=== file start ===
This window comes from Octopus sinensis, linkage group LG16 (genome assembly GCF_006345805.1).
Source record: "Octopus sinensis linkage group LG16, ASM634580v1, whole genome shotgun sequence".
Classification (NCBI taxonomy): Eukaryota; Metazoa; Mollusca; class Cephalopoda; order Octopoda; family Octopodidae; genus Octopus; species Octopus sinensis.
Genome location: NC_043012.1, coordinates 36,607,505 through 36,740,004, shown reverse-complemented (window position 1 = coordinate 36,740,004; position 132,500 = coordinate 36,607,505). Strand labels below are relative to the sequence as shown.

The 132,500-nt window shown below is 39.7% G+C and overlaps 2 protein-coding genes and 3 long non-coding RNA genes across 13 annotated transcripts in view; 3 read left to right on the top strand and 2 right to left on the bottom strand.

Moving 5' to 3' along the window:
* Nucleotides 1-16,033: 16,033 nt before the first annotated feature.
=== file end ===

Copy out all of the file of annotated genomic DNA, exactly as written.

This window comes from Octopus sinensis, linkage group LG16 (genome assembly GCF_006345805.1).
Source record: "Octopus sinensis linkage group LG16, ASM634580v1, whole genome shotgun sequence".
Classification (NCBI taxonomy): Eukaryota; Metazoa; Mollusca; class Cephalopoda; order Octopoda; family Octopodidae; genus Octopus; species Octopus sinensis.
Genome location: NC_043012.1, coordinates 36,607,505 through 36,740,004, shown reverse-complemented (window position 1 = coordinate 36,740,004; position 132,500 = coordinate 36,607,505). Strand labels below are relative to the sequence as shown.

The 132,500-nt window shown below is 39.7% G+C and overlaps 2 protein-coding genes and 3 long non-coding RNA genes across 13 annotated transcripts in view; 3 read left to right on the top strand and 2 right to left on the bottom strand.

Moving 5' to 3' along the window:
* Nucleotides 1-16,033: 16,033 nt before the first annotated feature.